How do we really know when a couple is suited for the collaborative process or mediation?
I recently explored this topic at a Practice Organizational Development Group meeting for collaborative divorce professionals.
Much of the discussion focused on how to screen potential clients because Alternative Dispute Resolution is not right for everyone and every situation. Even discerning a client’s true intentions can be difficult because they are well-rehearsed, and in collaborative, they tell each professional what they think the professional wants to hear, not what they need to know.
Also harmful to the process is the tendency for people to tell their attorneys one thing, their financial neutral something else, and their coaches something completely different. If the team does not have regular “bridge calls” or conference calls, along with good written and verbal communications, discerning the big picture is almost impossible.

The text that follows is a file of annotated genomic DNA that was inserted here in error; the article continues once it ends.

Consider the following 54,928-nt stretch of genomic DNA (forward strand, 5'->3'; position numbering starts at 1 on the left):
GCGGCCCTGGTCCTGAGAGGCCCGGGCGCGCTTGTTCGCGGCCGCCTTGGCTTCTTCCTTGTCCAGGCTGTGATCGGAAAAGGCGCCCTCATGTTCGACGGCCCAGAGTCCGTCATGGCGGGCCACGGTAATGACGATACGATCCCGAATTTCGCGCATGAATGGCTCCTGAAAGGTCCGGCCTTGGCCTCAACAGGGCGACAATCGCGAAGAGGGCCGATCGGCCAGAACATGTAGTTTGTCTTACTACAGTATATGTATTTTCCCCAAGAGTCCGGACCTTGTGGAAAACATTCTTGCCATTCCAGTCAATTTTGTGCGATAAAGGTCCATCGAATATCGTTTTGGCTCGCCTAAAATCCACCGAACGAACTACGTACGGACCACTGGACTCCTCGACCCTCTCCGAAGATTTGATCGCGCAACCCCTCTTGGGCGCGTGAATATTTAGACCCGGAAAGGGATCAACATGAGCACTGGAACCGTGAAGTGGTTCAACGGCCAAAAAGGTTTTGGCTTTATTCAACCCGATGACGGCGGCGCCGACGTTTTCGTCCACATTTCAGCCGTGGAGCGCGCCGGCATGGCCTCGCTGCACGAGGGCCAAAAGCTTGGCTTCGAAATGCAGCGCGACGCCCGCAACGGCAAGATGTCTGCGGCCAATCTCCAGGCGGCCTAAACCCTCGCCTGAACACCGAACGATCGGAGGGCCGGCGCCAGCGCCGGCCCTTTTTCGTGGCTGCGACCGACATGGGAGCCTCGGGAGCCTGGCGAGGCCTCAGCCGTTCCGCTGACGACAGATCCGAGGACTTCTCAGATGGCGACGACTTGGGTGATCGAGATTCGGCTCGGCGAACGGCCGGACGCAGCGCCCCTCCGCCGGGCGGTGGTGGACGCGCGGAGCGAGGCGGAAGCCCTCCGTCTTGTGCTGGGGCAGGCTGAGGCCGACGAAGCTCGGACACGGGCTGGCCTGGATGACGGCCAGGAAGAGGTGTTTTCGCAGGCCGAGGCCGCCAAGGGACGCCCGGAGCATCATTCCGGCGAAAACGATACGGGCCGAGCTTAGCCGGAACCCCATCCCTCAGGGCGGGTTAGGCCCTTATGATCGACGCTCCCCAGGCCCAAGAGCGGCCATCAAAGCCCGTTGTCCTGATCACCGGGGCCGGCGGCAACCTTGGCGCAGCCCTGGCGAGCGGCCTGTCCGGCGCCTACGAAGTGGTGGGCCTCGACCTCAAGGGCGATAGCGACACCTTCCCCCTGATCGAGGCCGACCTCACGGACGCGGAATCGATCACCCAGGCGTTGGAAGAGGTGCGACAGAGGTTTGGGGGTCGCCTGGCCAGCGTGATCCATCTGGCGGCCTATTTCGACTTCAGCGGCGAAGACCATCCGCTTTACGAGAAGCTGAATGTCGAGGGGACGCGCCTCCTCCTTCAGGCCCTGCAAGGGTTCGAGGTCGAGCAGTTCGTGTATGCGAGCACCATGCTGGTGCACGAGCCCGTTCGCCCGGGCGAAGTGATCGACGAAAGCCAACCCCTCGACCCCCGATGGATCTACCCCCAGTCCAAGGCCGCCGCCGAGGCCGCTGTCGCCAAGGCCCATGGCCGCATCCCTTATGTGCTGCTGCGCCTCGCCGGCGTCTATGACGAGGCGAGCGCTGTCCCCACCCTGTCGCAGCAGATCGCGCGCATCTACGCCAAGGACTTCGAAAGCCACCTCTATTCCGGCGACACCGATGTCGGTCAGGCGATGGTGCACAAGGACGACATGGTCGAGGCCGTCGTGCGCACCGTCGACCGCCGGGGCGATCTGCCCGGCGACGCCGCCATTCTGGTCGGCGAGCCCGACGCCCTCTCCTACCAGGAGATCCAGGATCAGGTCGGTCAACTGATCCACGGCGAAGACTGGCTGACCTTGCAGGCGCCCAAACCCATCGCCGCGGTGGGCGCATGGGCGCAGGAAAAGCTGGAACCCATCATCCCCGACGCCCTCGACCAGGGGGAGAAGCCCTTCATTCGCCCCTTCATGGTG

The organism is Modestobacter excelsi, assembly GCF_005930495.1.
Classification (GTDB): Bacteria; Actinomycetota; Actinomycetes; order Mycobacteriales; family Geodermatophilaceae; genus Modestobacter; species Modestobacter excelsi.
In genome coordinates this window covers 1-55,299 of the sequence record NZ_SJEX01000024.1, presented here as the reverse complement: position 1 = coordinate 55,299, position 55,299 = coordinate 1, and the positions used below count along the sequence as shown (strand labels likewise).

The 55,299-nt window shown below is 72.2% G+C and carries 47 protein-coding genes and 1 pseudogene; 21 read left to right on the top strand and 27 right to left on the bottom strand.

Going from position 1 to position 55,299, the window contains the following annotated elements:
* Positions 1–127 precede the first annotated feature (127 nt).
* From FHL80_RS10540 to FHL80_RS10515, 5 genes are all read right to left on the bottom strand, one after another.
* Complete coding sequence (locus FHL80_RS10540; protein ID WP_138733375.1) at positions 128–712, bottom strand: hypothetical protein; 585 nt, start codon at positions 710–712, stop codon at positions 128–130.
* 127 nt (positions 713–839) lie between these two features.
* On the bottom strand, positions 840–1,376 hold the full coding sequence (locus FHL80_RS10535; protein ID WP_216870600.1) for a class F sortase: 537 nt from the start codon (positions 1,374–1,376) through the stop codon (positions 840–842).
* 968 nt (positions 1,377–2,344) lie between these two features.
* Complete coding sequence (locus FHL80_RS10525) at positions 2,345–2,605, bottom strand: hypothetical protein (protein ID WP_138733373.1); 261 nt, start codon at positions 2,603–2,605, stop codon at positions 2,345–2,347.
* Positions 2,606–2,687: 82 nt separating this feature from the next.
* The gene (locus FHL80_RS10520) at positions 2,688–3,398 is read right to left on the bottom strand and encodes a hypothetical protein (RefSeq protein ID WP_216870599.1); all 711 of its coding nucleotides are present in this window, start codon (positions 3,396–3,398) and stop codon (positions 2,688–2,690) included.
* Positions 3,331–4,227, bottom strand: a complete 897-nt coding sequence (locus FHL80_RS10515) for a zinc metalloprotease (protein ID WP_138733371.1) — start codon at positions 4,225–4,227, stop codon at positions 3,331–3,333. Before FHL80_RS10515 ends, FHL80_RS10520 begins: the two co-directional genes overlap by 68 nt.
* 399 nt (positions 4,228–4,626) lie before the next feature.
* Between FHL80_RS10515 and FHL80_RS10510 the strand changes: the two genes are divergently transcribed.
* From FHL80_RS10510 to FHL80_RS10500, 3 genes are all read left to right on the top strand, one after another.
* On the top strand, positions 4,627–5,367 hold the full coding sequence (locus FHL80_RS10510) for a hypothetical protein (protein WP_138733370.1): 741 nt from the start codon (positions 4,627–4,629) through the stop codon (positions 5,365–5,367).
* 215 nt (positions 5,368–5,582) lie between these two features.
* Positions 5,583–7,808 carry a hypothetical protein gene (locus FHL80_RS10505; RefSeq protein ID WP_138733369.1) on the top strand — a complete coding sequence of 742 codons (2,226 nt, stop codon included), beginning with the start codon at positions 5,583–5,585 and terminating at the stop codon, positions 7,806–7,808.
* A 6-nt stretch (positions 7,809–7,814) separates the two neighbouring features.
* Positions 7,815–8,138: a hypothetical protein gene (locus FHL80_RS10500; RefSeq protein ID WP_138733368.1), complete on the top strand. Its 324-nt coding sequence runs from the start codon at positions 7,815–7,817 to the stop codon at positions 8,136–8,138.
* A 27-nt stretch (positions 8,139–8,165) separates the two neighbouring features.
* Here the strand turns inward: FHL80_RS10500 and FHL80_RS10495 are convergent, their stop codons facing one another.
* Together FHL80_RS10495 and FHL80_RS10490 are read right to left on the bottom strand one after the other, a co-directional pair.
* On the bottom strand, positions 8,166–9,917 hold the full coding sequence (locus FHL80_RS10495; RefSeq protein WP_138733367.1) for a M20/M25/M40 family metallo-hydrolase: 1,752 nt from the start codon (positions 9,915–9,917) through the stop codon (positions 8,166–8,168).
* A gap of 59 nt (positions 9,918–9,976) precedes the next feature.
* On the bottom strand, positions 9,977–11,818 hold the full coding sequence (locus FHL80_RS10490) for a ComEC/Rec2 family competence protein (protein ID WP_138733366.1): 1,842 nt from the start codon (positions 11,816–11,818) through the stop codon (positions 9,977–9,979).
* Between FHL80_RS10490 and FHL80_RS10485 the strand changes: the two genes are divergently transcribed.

The other professionals and I also had a conversation about allotting the necessary time to get to know one’s clients. Whereas, in litigation, the court system doesn't really get to know the clients, collaborative and mediation can work only when the whole team gets to know their clients.
Unfortunately, many clients don’t necessarily want to take the time to get to know the team. They're going through a bad divorce, probably one spouse wants it but the other doesn’t, and they just want to get it over and finished.
Each professional is able to tolerate his or her own amount of destructive behavior between a soon-to-be-divorced couple. Screening clients properly is the most important way to avoid being mismatched with a client that drains your enthusiasm for this important job.